I developed a more effective alternative: "Write a letter to the producing director of your local theater company in which you present arguments in an effort to persuade him/her to include a production of the play that we have just finished studying in class in the upcoming season." The student is expected to state and defend a position. Yet this prompt allows the student to write as herself, in her own voice. Writing in her own voice, she builds into her argument concrete references to personal experience. Of course, this prompt would constitute authentic writing only for those students who, in fact, would like to see the play produced. Note the naturalness with which Jeff, who was an advocate for Shaw's Caesar and Cleopatra, communicates with his audience:

Dear Mr. Jory, Recently we held an election for President of our country. We saw many examples of fighting, bickering, and debating between the candidates. All of this was intended to convince the American people to choose the "right" candidate for their leader. In George Bernard Shaw's Caesar and Cleopatra, Ptolemy and Cleopatra are vying for power using verbal sparring and subtle threats in much the same way as today's presidential candidates. Why not show the public that the methods of political competition have not changed in two thousand years? Anyone who has watched the election closely would not only find this parallel intriguing but enlightening.

Jeff mailed his letter and in fact received a reply from the producing director that gave Jeff and his classmates insight into the director's play selection considerations. The producing director wrote that Caesar and Cleopatra was "simply too expensive for Actors' Theatre to perform because of the large number of people in the cast and what the stage setting demanded."

The director also invited our class to attend a dress rehearsal at the theater, an example of how a piece of authentic writing helped us build an authentic link to the community.

The basic question for the teacher in developing authentic prompts is, "How can I turn what could be an academic exercise into something real?"

After studying Dickens's A Tale of Two Cities, I might once have asked students to respond to a typical prompt, a variation on "Write a literary analysis essay in which you analyze the strengths and weak-nesses of Dickens's A Tale of Two Cities."

We English teachers have been giving such assignments for decades and decrying the unimaginative writing that results. But now, as a creator of authentic prompts, I had another idea: I pulled out Brian Ford's February 1993 English Journal article, "Choosing the Canon," and asked students to read it. I asked them to write to Ford stating "your position regarding his thesis that A Tale of Two Cities should be eliminated from the curriculum. Then defend your position with sound arguments and reasoning." Because I identified a concrete audience and specific purpose in the prompt, students were able to write without trying to figure out what they imagined I wanted them to say, which so often happened when I used nonauthentic analysis prompts. This time, students were clear about how to proceed in developing their pieces and free to write in their own voices rather than trying to emulate some imagined academic tone.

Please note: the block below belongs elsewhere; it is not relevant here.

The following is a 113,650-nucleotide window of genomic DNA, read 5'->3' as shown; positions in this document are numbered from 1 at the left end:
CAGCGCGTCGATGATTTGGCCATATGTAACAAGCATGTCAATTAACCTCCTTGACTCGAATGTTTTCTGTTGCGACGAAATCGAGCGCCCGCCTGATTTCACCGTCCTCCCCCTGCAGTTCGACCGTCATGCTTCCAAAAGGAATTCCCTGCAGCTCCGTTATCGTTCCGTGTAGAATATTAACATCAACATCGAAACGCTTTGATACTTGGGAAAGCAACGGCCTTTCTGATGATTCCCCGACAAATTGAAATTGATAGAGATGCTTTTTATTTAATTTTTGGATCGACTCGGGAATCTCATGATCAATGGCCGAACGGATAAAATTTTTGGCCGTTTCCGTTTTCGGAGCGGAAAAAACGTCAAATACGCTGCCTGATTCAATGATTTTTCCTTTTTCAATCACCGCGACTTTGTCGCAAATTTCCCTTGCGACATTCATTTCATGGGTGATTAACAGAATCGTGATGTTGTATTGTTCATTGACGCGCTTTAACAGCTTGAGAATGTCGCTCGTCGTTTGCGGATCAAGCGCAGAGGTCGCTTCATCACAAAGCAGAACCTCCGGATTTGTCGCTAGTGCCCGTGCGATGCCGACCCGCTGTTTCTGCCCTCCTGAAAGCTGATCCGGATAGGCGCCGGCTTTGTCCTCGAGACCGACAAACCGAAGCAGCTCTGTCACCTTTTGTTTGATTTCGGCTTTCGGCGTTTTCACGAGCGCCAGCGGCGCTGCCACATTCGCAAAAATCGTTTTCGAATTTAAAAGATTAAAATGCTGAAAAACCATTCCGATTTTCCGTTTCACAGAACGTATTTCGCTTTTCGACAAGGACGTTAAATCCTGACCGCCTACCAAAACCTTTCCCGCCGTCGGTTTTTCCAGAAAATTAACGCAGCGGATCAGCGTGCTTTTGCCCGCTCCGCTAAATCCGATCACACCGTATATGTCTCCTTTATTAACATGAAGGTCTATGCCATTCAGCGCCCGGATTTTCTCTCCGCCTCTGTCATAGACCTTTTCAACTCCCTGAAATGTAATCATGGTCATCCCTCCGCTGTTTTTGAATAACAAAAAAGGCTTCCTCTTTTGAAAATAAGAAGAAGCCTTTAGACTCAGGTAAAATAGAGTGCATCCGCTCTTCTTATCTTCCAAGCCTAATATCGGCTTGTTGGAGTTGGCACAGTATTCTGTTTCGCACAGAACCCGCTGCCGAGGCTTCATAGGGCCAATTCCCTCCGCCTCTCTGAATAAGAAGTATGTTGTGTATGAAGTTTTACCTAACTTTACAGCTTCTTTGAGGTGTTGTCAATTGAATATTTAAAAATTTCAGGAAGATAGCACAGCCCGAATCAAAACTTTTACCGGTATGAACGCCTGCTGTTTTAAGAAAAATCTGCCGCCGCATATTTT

To my pleasant surprise, only a small minority of students agreed with Mr. Ford's thesis that A Tale of Two Cities should be eliminated from the high school curriculum. The following representative samples demonstrate the genuineness of the students' voices. This is not the style students adapt when they are writing what they think the teacher wants to hear. Andre's response:

You say the book is politically naive, but that is exactly what is needed at the point this book is taught. Most students who read this are also just learning about the history of France, including the Revolution. Many would be completely lost if this book was a complex analysis of French government. This book helps give a basic grasp of what went on during the French Revolution without seeming to be teaching.

Ryan finds A Tale of Two Cities attractive to modern teens in a way Ford has overlooked:

When one thinks of teenagers, what are some television shows that come to mind? Perhaps soap operas or "Beverly Hills 90210." Now ask: what are the elements of these programs that make them so appealing to teenagers? The answer is simple: romantic intrigue. A Tale of Two Cities has romantic intrigue in abundance.

Similarly Jill:

How do you propose to get a class full of teenagers, with their minds on dates and zits, rather than Dickens and Shakespeare, to read a novel, if it's boring? If we have to cut short our phone time, and read a book, the hook better be entertaining, or else it'll end up in the back pack, unread. For me, that didn't happen with A Tale of Two Cities. The book was so full of twists and turns, that it was hard to put down. At the end of each installment was a catch that made me want to read on. All the scandalous excitement in the novel made it very appealing to me and my classmates.